Language Challenge #3 – Japanese

Language Challenge #3 – Japanese

日本語 (Nihongo)


Quick Facts

  • Official language only to Japan, it is the most spoken language in the world that is spoken in just a single country.
  • It is a member of the Japonic family, which includes languages of islands surrounding Japan, though its origin is still unresolved from a scholarly perspective.
  • 12% of the residents of Hawaii are Japanese speakers.
  • The Japanese-Language Proficiency Test (JLPT) is a standardised test for evaluating proficiency administered by the Japanese Ministry of Education.
  • Old Japanese proverb: 知らぬが仏 (Shiranu ga hotoke) (Lit: “Not knowing is Buddha”. English correspondant: “Ignorance is bliss”)


    Japanese uses a combination of three different writing systems: kanji, katakana, and hiragana. Kanji is the predominant script and uses the set of characters borrowed from Chinese. In theory, all Japanese words can also be written using Hiragana, however it is mainly used for words that do not have a kanji representation or as suffixes on kanji words. Katakana is used to transcribe foreign words and for proper names.

    Both hiragana and katakana are syllable based where each character corresponds to a sound or syllable. In that way, non-Japanese words can be transliterated into how they should sound in Japanese, as illustrated below. The practice of writing Japanese words in the Latin alphabet is called rōmaji and is mainly used for language learning and computer processing.

    Screen Shot 2014-08-22 at 18.33.10

    Japanese generally follows subject-object-verb word order. However, except for the fact that the verb must occur last, word order is relatively free.

    Nouns have very little inflection in Japanese: there are no singular or plurals, or notions of gender. Verbs are conjugated for tense, but only ‘past’ and ‘non-past’. Suffixes can be used to indicate things like continuous tense and conditional mood, while verbs are also inflected to form the negative.

    Japanese also has an extensive system for honorific speech to represent distinct sentiments such as politeness, respect, and humilty.

    Japanese and MT

    As you may suspect, these particular characteristics of Japanese make it one of the more challenging languages for machine translation to/from English. The first problem that we face is the fact that there are no spaces between the words in Japanese. In order to translate one word into another, we need first find out which words are which by splitting up the characters in the sentences. This process, as illustrated below, is known as text segmentation.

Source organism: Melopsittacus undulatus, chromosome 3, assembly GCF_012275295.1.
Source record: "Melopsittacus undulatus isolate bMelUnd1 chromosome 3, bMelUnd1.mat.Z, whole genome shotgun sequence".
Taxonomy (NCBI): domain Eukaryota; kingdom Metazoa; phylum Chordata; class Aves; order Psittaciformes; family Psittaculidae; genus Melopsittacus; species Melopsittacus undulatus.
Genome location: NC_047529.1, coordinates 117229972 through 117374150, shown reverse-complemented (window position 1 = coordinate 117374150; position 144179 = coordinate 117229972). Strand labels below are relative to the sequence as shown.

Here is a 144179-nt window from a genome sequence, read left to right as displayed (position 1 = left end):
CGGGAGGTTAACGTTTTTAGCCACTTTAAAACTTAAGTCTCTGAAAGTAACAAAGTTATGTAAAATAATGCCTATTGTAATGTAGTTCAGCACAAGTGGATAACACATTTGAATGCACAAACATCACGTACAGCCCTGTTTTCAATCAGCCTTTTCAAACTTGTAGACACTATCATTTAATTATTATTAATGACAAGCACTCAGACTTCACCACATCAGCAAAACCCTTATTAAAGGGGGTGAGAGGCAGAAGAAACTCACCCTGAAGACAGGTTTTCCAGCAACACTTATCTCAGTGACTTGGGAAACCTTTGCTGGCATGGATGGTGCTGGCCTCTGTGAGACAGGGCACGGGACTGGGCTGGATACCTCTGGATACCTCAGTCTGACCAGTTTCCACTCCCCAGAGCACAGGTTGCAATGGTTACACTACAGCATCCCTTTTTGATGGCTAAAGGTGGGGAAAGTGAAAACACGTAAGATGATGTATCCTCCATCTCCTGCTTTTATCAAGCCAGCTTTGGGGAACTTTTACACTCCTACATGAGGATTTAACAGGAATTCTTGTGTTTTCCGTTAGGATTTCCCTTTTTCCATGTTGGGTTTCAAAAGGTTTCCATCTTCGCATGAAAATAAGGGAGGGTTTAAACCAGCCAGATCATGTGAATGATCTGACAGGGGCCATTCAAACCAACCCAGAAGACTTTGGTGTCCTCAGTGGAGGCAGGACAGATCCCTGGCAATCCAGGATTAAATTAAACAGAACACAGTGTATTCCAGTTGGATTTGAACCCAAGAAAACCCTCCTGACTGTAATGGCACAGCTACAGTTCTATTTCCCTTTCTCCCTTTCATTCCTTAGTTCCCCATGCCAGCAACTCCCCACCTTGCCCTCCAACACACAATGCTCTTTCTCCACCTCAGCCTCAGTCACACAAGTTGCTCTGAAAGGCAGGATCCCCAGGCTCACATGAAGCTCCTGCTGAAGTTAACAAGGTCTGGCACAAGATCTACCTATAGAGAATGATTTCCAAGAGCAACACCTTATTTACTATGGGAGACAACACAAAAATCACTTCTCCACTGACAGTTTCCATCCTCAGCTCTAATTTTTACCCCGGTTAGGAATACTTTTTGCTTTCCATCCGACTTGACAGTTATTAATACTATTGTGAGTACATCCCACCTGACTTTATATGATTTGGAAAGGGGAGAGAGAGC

Screen Shot 2014-08-25 at 13.59.41

    The different writing systems also present a challenge particularly for proper names and technical terms. In Japanese, such terms are transliterated using katakana so that, essentially, new words are created that the MT system might not have seen before. In order to overcome this, automatic transliteration is performed to automatically map the katakana symbols into Latin characters to produce the final translation.

    The biggest challenge for Japanese MT is word order, not only the fact that the verb is placed at the end of the sentence but that word order in general is less strict. This makes it hard to determine the correct order when translating into English. A first solution to this challenge, like with German as described in last week’s article, is to change the order of the words in the sentence before translation in order to make it more like the Japanese word order.

    Regarding the free word order, particles are often used to indicate the subject and object of the sentence even though they can still occur in different positions in the sentence. In order to position them correctly in the target language, we must first indentify these particles prior to translation and then place them in the correct order after translation.

    Finally, the fact that Japanese nouns are not inflected for number can cause ambiguity for MT. For instance, the word 猫 (neko) can mean “a cat/the cat/the cats/some cats/cats in general”. The only way to translate this correctly is to interpret the wider context in which the word was used. This, however, is one of the weaker aspects of MT technology in general which is why Japanese remains one of the biggest challenges.

    Data Availability

    While there are sources of parallel data for Japanese, such as TAUS and NTCIR, it is often only available for research purposes. However, even if good quality data is available, Japanese is the perfect example of a language where data alone is not sufficient. Significant linguistic expertise is required in addition to data to develop many of the solutions mentioned above and to deliver usable machine translation engines.

    Coming next week…

    In next week’s post, we’re going to look at one of the most widely spoken languages across the globe…Spanish!

    About Iconic Translation Machines Ltd.

    Iconic Translation Machines provides intelligent domain-adapted machine translation solutions as a cloud-based service for targeted sectors of the translation industry. Our highly-tuned engines produce best-in-class translation quality, allowing Language Service Providers to increase throughput, productivity, and margins. Our flagship product, IPTranslator, provides high-quality machine translation for the patent and intellectual property sector.

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